The Defendant-Appellee Secretary of State argues that the touchscreen machines meet important state interests, such as allowing voters to vote in foreign languages, and providing ease for the handicapped. Plaintiff-Appellant contends that all these interests will be retained if the touchscreen systems are modified to meet Constitutional requirements. By themselves, these features cannot outweigh the Constitutional requirement to allow voters to vote rather than have their votes created by a computer glitch or nefarious programmer. Plaintiff-Appellant contends that the State has no rational interest whatsoever in refusing to modify the touchscreen systems.

Recent Developments

After filing her opening brief in this court, Plaintiff-Appellant became aware of three significant events that bear upon this case.


1. Stanford University Professor David Dill’s Online Petition

After Plaintiff-Appellant filed her opening brief, Professor David Dill of Stanford University compiled a list of technological experts who agree with the substance of Plaintiff-Appellant’s objections to touchscreen voting systems (without necessarily being aware of or endorsing her litigation). Nearly 600 professors of computer science, technologists, and other computer experts with impeccable credentials have signed the following resolution:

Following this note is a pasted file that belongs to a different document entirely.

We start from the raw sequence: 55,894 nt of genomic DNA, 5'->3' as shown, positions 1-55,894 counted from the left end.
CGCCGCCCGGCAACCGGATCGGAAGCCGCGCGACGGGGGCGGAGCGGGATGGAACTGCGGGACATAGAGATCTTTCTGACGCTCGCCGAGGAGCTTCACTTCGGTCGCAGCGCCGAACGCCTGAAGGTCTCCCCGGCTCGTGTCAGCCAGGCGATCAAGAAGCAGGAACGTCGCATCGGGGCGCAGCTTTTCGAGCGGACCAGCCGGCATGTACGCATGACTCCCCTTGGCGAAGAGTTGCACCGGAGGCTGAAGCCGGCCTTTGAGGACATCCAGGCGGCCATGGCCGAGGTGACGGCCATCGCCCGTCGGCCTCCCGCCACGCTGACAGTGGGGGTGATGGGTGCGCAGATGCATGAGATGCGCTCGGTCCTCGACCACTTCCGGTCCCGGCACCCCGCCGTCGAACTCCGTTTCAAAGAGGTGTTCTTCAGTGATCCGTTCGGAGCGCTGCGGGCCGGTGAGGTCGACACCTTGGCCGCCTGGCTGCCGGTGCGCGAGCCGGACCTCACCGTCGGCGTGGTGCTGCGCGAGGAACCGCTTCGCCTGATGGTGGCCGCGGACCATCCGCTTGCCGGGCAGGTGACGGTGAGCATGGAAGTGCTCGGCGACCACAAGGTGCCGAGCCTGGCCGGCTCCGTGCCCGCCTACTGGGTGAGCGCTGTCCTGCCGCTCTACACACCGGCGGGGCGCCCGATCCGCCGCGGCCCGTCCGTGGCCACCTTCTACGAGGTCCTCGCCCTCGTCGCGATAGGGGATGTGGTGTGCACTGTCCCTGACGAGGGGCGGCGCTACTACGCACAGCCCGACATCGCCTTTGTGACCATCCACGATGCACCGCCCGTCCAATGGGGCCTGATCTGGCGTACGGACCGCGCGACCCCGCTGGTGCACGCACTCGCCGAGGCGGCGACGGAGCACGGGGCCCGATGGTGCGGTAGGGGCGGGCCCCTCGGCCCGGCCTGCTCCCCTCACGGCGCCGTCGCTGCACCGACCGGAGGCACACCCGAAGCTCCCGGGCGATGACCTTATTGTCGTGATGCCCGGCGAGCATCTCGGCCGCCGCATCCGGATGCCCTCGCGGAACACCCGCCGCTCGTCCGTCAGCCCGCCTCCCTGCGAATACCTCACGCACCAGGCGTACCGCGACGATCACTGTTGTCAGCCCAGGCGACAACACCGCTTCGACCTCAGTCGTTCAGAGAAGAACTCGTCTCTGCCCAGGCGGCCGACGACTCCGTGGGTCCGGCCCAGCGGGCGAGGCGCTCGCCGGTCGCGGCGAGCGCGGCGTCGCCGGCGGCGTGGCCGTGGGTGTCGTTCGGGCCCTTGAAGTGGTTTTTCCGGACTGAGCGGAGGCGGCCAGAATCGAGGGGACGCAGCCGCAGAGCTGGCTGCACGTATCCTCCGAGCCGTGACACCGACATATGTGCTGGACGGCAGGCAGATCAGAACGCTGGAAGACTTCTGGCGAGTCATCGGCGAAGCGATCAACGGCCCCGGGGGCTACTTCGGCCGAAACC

Computerized voting equipment is inherently subject to programming error, equipment malfunction, and malicious tampering. It is therefore crucial that voting equipment provide a voter-verifiable audit trail, by which we mean a permanent record of each vote that can be checked for accuracy by the voter before the vote is submitted, and is difficult or impossible to alter after it has been checked. Many of the electronic voting machines being purchased do not satisfy this requirement. Voting machines should not be purchased or used unless they provide a voter-verifiable audit trail; when such machines are already in use, they should be replaced or modified to provide a voter-verifiable audit trail. Providing a voter-verifiable audit trail should be one of the essential requirements for certification of new voting systems.”

The resolution has been attached to this brief as Appendix A and the list of experts who have signed on, which continues to grow daily, is attached as Appendix B.